Attempting to make a prickly pear margarita, in the past weeks I began by trying to make my own prickly pear syrup. That first syrup attempt was a disaster.

Now, I am very happy to report dual success. I have a great prickly pear margarita recipe, using prickly pear syrup, and just the recipe to make that syrup.

You’ve seen Emeril Lagasse on TV and may have formed some opinion, pro or con. Take all those TV images and put them aside. Emeril is a wonderful man, so loyal to his employees and quite devoted to creating the best food possible.

This is his prickly pear margarita recipe. Now, I often play with a recipe and very often a cocktail will taste good, but not exceptional. This margarita is perfect. I would not change an atom in it and you will love it. It reflects great care in testing and balancing all the flavors to achieve a beverage that just rocks. It’s perfect.

It does use prickly pear syrup and the recipe for that follows below.


Prickly Pear Margarita

Yield: 1 drink


  • 3 ounces tequila blanco [not gold because that will color clash!]
  • ½ ounce Cointreau or other good orange liqueur
  • 1 ½ ounces lime juice
  • 2 ounces prickly pear syrup
  • Kosher salt or Turbinado sugar for garnishing the glass
  • Lime slices or kumquats for garnish if desired


Combine the tequila, Cointreau, lime juice and pear syrup in an ice-filled cocktail shaker. Shake vigorously to incorporate. Wet the rim of a margarita glass and dip into salt, sugar, or a mixture of both. Pour the margarita into an ice-filled glass. Garnish with a kumquat and curled piece of lime peel.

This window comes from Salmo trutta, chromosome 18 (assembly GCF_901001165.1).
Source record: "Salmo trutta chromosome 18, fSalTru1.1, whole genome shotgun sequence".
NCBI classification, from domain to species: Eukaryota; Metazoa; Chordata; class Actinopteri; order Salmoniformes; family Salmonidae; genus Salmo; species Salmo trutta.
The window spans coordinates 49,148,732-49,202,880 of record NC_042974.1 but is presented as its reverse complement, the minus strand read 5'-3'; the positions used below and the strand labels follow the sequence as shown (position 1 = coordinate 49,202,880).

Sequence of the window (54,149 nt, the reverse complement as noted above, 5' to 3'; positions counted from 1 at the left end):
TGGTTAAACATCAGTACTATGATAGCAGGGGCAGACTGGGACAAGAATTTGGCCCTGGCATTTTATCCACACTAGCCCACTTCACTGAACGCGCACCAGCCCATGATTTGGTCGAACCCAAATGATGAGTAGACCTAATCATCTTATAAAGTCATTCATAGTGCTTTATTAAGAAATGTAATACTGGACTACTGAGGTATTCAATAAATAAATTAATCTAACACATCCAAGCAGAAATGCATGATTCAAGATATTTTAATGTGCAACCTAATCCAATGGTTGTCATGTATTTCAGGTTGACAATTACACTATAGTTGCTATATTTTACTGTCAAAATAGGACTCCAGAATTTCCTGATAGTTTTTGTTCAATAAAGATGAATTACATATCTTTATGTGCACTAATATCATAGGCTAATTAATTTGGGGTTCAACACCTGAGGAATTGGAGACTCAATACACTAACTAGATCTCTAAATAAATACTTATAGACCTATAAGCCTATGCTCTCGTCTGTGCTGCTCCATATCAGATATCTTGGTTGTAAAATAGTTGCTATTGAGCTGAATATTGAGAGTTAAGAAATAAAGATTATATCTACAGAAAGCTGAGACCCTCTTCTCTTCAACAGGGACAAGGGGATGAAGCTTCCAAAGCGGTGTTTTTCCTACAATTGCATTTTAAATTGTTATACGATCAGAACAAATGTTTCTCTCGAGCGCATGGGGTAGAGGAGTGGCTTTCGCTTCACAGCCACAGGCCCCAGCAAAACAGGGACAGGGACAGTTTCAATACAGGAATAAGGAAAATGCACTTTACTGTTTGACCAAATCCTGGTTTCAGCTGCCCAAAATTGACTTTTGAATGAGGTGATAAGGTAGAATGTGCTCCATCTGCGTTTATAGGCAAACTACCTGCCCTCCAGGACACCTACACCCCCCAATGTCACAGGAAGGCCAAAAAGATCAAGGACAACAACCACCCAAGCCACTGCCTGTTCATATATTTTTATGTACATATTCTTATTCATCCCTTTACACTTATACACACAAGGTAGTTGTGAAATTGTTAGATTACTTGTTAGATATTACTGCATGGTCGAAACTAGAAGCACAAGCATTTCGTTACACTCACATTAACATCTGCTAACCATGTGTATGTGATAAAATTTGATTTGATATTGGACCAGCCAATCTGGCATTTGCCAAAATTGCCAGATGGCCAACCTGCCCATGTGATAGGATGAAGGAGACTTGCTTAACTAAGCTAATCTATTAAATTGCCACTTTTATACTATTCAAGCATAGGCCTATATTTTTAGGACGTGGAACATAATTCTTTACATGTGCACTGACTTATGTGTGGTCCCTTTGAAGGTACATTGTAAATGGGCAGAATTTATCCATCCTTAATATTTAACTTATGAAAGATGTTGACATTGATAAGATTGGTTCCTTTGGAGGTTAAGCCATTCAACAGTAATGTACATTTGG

Source: Emeril Lagasse on the Food Network


Prickly Pear Syrup


Yield: 1 quart


  • 8 prickly pears
  • 2 cups of sugar


Skin the prickly pears and cut each one into 4-6 chunks. Put into a blender and blend until smooth. Pour the liquid through a sieve to remove seeds and any fiber.

If at all possible, use a Vitamix for this step. You’ll get significantly more liquid — 3 prickly pears will give you the same amount of juice as 4 using a conventional blender.

Measure the amount of juice. You should have about 2 cups. Place the juice into a saucepan. Use medium heat to bring the juice to a simmer. Add the same volume of sugar, about 2 cups, as you had juice. Stir constantly to incorporate the sugar. Let simmer for 2 minutes more. Turn off the heat and allow to sit in the pan for 20 minutes, stirring occasionally.

Cool to room temperature and refrigerate.

Source: Brian O’Rourke inspired by multiple web sites